Source: CBC (Extract)
Posted: February 6, 2022

Kat Lapointe’s love for dog mushing was ignited years ago while living in Quebec and studying for a career in adventure tourism. She recalls arriving at a dog kennel for the first time with her classmates.

“We just heard them howl. And that was amazing and it was so touching for me. I started to cry,” she said.

She credits those dogs for showing her how beautiful mushing can be. Watching how happy they were to pull the sled and socialize was a life-changing experience for Lapointe.

Next week Lapointe, who now lives in Fort Smith, N.W.T., will be making the 2,000 kilometre road trip to Whitehorse for the Yukon Quest sled dog race. She will be competing in the YQ100, a 100-mile (160-kilometre) race through the Yukon wilderness.

Lapointe has her own dog team and has been mushing for eight years. She moved to Fort Smith in 2016 and her kennel consists of 10 dogs — four adults and six of their pups.

The adults dogs — Yukon Quest veterans — were purchased off fellow racer, Yukoner Michelle Phillips. Lapointe is happy those dogs will have a chance to go back to the Yukon to show off their skills.

The Yukon Quest, which was cancelled last year due to COVID-19, is traditionally a 1000-mile (1,600-kilometre) international race. It follows the Gold Rush and mail delivery sled routes across Yukon and Alaska. Because of the ongoing border restrictions, race organizers decided to split the route this year into shorter sections on either side of the border. 

‘They give me so much joy’

Lapointe says her dogs are the most important aspect of her life, and she admits that two-thirds of her income goes toward their care. She says she takes them into account with every decision she makes.

“They are my rocks,” she said.

“Living off the grid, it’s really hard on a person. Because they are there, they give me so much joy.”

She initially planned to volunteer for the YQ100 but was encouraged by her mentors, Kevin and Rita Antoniak, to participate in the 100-mile race. Lapointe is incredibly grateful to the Antoniaks for taking her under their wing. It was their experience and unique philosophy of dog training that gave her the confidence to take on this race. 

The Antoniaks have been running dogs recreationally in Fort Smith since 1983, and they started mentoring Lapointe when she moved to the community.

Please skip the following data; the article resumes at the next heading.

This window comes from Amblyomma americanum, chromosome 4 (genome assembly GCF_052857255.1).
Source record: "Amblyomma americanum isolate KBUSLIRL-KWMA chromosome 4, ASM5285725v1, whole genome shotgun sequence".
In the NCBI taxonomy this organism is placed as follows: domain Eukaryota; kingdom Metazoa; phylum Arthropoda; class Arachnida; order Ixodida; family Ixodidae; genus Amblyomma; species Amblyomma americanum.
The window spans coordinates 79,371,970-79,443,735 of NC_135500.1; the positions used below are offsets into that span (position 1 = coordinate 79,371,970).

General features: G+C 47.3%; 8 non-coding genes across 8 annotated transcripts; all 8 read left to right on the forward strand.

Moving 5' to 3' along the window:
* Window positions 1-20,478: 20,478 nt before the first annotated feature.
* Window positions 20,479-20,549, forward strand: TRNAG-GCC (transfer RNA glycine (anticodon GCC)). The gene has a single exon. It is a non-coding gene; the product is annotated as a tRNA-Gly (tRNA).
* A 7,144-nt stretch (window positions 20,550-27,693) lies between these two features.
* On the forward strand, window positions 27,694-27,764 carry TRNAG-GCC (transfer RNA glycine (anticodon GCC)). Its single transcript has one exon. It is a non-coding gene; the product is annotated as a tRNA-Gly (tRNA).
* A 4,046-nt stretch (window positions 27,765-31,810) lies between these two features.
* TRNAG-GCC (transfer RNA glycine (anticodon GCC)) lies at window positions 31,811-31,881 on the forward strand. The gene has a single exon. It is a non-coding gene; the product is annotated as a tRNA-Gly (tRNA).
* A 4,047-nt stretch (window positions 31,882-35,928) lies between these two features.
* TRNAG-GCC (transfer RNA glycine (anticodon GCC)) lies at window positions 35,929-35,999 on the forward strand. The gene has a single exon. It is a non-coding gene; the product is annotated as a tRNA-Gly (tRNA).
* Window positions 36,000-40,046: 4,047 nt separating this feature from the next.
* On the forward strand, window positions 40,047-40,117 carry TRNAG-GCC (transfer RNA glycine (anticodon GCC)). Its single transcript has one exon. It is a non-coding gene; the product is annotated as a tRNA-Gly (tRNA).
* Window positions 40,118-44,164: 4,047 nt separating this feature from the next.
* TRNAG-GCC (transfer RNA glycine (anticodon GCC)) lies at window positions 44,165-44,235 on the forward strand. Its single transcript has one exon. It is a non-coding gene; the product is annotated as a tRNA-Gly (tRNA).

The Antoniaks and Lapointe combined their six fastest dogs last year to enter an eight-mile sprint race at the Western Canadian Sled Dog Championship in Fort Smith. After placing 14th, they realized that Lapointe’s might do better in a long-distance race. 

“When the team crossed the finish line, they could have went another 20 miles,” Kevin said with a laugh. “That’s what they were trained to do.”

The Antoniaks won’t be in Yukon to watch Lapointe cross the finish line later this month, but they will be cheering her on from home.

“I’m very proud of her …  most of the other people in this race will be coming from mushing families that do the big races like the Iditarod and the Quest. But for us, none of us have done anything like this before,” Kevin said.

Although excited, Lapointe is still heavy in the preparation process. She runs her dogs every three days, sometimes with a more leisurely run in between. 

She is grateful for the help of her team’s handler, Marie-Pier Garant. The handler plays a key role in helping train and care for the dogs, and provide support during the race. Garant also helped plan the logistics of the trip by making phone calls and doing research.

“I wouldn’t have been where I am at [without her] and sharing this experience with her is something I can not value enough,” Lapointe says.

Lapointe’s race begins Feb. 19 and fans can track her progress on Yukon Quest’s website. Although nervous, she remains hopeful for a positive outcome for her and her team.

“I want to be happy [for] my experience and I want my dogs to have wagging tails and [be] healthy by the end of it,” she said.